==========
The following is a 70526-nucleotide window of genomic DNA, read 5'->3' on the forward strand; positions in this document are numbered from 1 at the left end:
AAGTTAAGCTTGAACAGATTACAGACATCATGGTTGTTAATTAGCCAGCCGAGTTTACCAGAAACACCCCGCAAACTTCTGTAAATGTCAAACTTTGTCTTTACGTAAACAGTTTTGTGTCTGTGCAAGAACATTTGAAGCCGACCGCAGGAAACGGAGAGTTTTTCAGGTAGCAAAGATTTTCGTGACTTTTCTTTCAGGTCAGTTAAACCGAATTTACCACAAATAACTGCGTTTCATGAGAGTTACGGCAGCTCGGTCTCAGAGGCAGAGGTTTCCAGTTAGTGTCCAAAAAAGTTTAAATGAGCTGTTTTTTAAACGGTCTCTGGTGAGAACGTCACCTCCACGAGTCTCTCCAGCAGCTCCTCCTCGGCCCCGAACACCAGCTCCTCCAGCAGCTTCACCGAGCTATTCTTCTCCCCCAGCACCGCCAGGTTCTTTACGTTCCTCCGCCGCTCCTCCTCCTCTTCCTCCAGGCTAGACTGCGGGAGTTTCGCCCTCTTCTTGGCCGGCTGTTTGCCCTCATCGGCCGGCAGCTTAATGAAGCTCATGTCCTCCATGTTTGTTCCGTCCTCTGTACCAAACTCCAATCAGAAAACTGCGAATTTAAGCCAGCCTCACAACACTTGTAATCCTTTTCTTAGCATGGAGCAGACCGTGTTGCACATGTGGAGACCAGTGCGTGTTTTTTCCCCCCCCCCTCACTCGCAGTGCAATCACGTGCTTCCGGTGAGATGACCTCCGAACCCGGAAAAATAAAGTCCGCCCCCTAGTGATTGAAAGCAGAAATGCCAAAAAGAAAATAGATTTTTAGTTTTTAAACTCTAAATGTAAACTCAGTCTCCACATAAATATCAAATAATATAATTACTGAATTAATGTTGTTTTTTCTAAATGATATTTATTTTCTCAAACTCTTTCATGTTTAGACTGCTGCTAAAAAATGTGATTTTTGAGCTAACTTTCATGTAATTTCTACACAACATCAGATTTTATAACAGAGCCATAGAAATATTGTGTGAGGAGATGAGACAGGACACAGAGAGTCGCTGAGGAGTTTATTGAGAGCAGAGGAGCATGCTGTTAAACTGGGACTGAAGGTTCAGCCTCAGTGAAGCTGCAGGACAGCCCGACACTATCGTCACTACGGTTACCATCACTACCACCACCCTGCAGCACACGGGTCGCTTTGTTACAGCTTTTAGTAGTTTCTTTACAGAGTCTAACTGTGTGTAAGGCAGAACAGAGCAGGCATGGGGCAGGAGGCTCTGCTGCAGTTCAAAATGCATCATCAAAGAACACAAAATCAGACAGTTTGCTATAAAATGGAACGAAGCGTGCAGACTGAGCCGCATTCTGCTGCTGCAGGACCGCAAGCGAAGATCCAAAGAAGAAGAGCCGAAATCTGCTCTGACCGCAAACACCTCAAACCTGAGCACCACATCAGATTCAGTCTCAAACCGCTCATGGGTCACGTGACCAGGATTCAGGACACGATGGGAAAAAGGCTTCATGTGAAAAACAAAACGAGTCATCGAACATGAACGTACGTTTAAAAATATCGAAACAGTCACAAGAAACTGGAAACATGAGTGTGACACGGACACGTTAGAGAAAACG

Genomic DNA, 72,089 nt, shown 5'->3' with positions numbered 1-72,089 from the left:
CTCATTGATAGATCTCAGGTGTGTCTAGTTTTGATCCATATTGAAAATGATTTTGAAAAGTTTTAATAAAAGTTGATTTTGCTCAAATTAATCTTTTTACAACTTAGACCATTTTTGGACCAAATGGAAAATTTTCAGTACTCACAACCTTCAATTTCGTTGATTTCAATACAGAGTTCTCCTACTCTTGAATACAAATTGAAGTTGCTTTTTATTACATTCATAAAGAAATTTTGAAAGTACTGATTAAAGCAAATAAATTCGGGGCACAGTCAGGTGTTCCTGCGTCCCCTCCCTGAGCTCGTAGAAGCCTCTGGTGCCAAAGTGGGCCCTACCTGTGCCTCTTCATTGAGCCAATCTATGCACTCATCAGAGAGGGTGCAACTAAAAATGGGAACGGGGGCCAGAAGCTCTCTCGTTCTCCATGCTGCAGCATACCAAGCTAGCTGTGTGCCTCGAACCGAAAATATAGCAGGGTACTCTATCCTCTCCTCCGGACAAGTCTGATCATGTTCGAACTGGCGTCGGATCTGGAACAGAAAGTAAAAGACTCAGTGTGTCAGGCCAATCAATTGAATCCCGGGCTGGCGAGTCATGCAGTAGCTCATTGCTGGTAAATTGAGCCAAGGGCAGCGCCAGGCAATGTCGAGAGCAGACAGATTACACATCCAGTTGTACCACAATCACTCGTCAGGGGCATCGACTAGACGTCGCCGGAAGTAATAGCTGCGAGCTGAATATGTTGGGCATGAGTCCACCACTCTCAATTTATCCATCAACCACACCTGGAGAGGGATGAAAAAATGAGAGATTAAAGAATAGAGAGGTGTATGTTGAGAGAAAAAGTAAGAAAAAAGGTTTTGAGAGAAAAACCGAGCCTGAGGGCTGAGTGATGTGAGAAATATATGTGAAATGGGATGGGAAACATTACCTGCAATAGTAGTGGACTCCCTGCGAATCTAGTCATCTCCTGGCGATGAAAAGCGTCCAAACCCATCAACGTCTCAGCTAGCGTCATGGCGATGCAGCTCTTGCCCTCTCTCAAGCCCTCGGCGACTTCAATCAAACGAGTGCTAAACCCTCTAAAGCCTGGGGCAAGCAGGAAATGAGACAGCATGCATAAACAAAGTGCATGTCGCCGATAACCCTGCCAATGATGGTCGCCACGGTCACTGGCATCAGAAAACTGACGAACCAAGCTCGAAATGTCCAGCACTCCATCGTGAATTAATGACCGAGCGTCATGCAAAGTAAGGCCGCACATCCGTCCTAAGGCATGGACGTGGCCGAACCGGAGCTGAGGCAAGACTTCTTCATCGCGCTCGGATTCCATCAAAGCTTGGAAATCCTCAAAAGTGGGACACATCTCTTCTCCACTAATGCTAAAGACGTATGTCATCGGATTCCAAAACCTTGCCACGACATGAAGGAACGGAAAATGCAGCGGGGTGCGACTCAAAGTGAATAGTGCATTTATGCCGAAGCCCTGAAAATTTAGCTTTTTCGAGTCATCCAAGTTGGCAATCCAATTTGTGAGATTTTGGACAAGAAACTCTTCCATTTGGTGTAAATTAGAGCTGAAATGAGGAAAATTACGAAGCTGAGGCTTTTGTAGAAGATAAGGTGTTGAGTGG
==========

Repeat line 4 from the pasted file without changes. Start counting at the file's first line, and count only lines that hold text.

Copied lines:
CTCATTGATAGATCTCAGGTGTGTCTAGTTTTGATCCATATTGAAAATGATTTTGAAAAGTTTTAATAAAAGTTGATTTTGCTCAAATTAATCTTTTTACAACTTAGACCATTTTTGGACCAAATGGAAAATTTTCAGTACTCACAACCTTCAATTTCGTTGATTTCAATACAGAGTTCTCCTACTCTTGAATACAAATTGAAGTTGCTTTTTATTACATTCATAAAGAAATTTTGAAAGTACTGATTAAAGCAAATAAATTCGGGGCACAGTCAGGTGTTCCTGCGTCCCCTCCCTGAGCTCGTAGAAGCCTCTGGTGCCAAAGTGGGCCCTACCTGTGCCTCTTCATTGAGCCAATCTATGCACTCATCAGAGAGGGTGCAACTAAAAATGGGAACGGGGGCCAGAAGCTCTCTCGTTCTCCATGCTGCAGCATACCAAGCTAGCTGTGTGCCTCGAACCGAAAATATAGCAGGGTACTCTATCCTCTCCTCCGGACAAGTCTGATCATGTTCGAACTGGCGTCGGATCTGGAACAGAAAGTAAAAGACTCAGTGTGTCAGGCCAATCAATTGAATCCCGGGCTGGCGAGTCATGCAGTAGCTCATTGCTGGTAAATTGAGCCAAGGGCAGCGCCAGGCAATGTCGAGAGCAGACAGATTACACATCCAGTTGTACCACAATCACTCGTCAGGGGCATCGACTAGACGTCGCCGGAAGTAATAGCTGCGAGCTGAATATGTTGGGCATGAGTCCACCACTCTCAATTTATCCATCAACCACACCTGGAGAGGGATGAAAAAATGAGAGATTAAAGAATAGAGAGGTGTATGTTGAGAGAAAAAGTAAGAAAAAAGGTTTTGAGAGAAAAACCGAGCCTGAGGGCTGAGTGATGTGAGAAATATATGTGAAATGGGATGGGAAACATTACCTGCAATAGTAGTGGACTCCCTGCGAATCTAGTCATCTCCTGGCGATGAAAAGCGTCCAAACCCATCAACGTCTCAGCTAGCGTCATGGCGATGCAGCTCTTGCCCTCTCTCAAGCCCTCGGCGACTTCAATCAAACGAGTGCTAAACCCTCTAAAGCCTGGGGCAAGCAGGAAATGAGACAGCATGCATAAACAAAGTGCATGTCGCCGATAACCCTGCCAATGATGGTCGCCACGGTCACTGGCATCAGAAAACTGACGAACCAAGCTCGAAATGTCCAGCACTCCATCGTGAATTAATGACCGAGCGTCATGCAAAGTAAGGCCGCACATCCGTCCTAAGGCATGGACGTGGCCGAACCGGAGCTGAGGCAAGACTTCTTCATCGCGCTCGGATTCCATCAAAGCTTGGAAATCCTCAAAAGTGGGACACATCTCTTCTCCACTAATGCTAAAGACGTATGTCATCGGATTCCAAAACCTTGCCACGACATGAAGGAACGGAAAATGCAGCGGGGTGCGACTCAAAGTGAATAGTGCATTTATGCCGAAGCCCTGAAAATTTAGCTTTTTCGAGTCATCCAAGTTGGCAATCCAATTTGTGAGATTTTGGACAAGAAACTCTTCCATTTGGTGTAAATTAGAGCTGAAATGAGGAAAATTACGAAGCTGAGGCTTTTGTAGAAGATAAGGTGTTGAGTGG